To make it easier to track down performance problems GitLab comes with a set of profiling tools, some of these are available by default while others need to be explicitly enabled.
Profiling a URL
There is a
Gitlab::Profiler.profile method, and corresponding
bin/profile-url script, that enable profiling a GET or POST request to a
specific URL, either as an anonymous user (the default) or as a specific user.
When using the script, command-line documentation is available by passing no arguments.
When using the method in an interactive console session, any changes to the application code within that console session will be reflected in the profiler output.
Gitlab::Profiler.profile('/my-user') # Returns a RubyProf::Profile for the regular operation of this request class UsersController; def show; sleep 100; end; end Gitlab::Profiler.profile('/my-user') # Returns a RubyProf::Profile where 100 seconds is spent in UsersController#show
For routes that require authorization you will need to provide a user to
Gitlab::Profiler. You can do this like so:
Gitlab::Profiler.profile('/gitlab-org/gitlab-test', user: User.first)
The user you provide will need to have a personal access token in the GitLab instance.
logger: keyword argument to
Gitlab::Profiler.profile will send
ActiveRecord and ActionController log output to that logger. Further options are
documented with the method source.
There is also a RubyProf printer available:
Gitlab::Profiler::TotalTimeFlatPrinter. This acts like
RubyProf::FlatPrinter, but its
min_percent option works on the method's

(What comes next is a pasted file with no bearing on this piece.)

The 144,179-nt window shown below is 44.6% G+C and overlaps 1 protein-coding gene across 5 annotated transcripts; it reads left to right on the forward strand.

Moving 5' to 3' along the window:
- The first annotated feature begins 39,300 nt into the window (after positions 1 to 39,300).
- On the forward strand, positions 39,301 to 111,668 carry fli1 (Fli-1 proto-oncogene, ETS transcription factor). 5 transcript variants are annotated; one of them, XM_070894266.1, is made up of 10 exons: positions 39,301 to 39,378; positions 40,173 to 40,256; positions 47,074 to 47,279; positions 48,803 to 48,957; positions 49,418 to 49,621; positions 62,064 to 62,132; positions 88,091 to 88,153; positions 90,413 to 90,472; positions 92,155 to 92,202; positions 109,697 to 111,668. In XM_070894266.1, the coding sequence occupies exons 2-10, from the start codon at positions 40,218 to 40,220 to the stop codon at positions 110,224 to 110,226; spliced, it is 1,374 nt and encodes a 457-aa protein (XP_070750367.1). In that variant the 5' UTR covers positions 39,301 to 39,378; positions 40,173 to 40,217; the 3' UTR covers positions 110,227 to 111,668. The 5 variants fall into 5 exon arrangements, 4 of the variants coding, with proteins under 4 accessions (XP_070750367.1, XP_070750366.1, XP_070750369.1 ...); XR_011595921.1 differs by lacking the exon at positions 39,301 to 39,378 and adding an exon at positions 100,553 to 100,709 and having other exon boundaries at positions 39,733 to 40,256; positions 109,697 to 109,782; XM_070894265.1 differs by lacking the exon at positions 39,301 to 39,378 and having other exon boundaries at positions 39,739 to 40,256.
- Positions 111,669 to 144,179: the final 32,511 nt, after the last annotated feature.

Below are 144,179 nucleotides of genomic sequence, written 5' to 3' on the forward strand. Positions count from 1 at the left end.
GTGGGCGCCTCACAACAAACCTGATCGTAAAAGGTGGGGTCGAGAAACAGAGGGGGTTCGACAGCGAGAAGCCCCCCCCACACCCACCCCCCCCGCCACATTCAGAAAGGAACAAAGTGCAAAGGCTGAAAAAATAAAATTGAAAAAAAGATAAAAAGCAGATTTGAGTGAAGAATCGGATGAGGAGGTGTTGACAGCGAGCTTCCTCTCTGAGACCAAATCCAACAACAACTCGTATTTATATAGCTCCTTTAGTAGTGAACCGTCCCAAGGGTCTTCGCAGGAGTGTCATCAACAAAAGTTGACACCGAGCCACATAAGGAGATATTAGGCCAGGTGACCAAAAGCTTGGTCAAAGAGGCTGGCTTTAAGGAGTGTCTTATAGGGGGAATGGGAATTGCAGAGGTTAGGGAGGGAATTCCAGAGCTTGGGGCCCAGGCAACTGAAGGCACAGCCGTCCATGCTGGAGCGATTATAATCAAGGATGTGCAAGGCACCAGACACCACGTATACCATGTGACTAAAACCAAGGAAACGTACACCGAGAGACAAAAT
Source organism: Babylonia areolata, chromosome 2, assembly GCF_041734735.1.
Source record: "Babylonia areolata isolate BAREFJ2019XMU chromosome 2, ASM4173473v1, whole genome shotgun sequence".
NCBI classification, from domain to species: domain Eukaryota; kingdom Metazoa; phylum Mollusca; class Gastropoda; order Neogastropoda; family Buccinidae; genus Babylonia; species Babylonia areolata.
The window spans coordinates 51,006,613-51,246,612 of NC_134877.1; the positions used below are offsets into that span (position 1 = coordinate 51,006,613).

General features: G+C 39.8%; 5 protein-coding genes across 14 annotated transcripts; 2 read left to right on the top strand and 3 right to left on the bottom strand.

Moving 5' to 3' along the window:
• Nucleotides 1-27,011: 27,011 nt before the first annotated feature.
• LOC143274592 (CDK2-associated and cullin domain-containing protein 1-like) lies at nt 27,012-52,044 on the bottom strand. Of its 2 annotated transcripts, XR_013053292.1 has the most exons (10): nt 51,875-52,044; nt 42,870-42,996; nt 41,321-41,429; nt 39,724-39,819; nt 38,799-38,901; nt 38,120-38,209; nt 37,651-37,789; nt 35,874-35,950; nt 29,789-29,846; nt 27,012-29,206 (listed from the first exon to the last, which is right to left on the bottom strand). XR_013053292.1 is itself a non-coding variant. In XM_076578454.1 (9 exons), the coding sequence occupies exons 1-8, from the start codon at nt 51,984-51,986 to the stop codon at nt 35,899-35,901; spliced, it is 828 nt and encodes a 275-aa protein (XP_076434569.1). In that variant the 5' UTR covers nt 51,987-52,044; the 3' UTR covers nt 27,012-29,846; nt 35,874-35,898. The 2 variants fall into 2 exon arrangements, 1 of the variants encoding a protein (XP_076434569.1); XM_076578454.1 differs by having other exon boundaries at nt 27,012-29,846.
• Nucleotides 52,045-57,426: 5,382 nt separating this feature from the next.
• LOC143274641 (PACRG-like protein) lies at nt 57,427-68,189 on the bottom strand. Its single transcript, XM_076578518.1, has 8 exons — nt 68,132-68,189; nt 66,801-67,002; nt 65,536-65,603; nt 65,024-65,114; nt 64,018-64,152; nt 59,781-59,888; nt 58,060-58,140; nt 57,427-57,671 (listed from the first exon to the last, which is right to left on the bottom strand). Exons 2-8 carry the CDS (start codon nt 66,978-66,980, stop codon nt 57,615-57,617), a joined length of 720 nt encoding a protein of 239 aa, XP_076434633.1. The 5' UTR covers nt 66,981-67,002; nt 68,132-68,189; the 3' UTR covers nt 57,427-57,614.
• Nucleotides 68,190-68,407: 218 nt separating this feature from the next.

total time, not its self time. (This is because we often spend most of our time
in library code, but this comes from calls in our application.) It also offers a
max_percent option to help filter out outer calls that aren't useful (like
There is a convenience method for using this,
result = Gitlab::Profiler.profile('/my-user') Gitlab::Profiler.print_by_total_time(result, max_percent: 60, min_percent: 2) # Measure Mode: wall_time # Thread ID: 70005223698240 # Fiber ID: 70004894952580 # Total: 1.768912 # Sort by: total_time # # %self total self wait child calls name # 0.00 1.017 0.000 0.000 1.017 14 *ActionView::Helpers::RenderingHelper#render # 0.00 1.017 0.000 0.000 1.017 14 *ActionView::Renderer#render_partial # 0.00 1.017 0.000 0.000 1.017 14 *ActionView::PartialRenderer#render # 0.00 1.007 0.000 0.000 1.007 14 *ActionView::PartialRenderer#render_partial # 0.00 0.930 0.000 0.000 0.930 14 Hamlit::TemplateHandler#call # 0.00 0.928 0.000 0.000 0.928 14 Temple::Engine#call # 0.02 0.865 0.000 0.000 0.864 638 *Enumerable#inject
GitLab-Profiler is a project that builds on this to add some additional niceties, such as allowing configuration with a single Yaml file for multiple URLs, and uploading of the profile and log output to S3.
For GitLab.com, you can find the latest results here: http://redash.gitlab.com/dashboard/gitlab-profiler-statistics
Sherlock is a custom profiling tool built into GitLab. Sherlock is only
available when running GitLab in development mode and when setting the
ENABLE_SHERLOCK to a non empty value. For example:
ENABLE_SHERLOCK=1 bundle exec rails s
Recorded transactions can be found by navigating to
Bullet is a Gem that can be used to track down N+1 query problems. Because
Bullet adds quite a bit of logging noise it's disabled by default. To enable
Bullet, set the environment variable
ENABLE_BULLET to a non-empty value before
starting GitLab. For example:
ENABLE_BULLET=true bundle exec rails s
Bullet will log query problems to both the Rails log as well as the Chrome console.
As a follow up to finding
N+1 queries with Bullet, consider writing a QueryRecoder test to prevent a regression.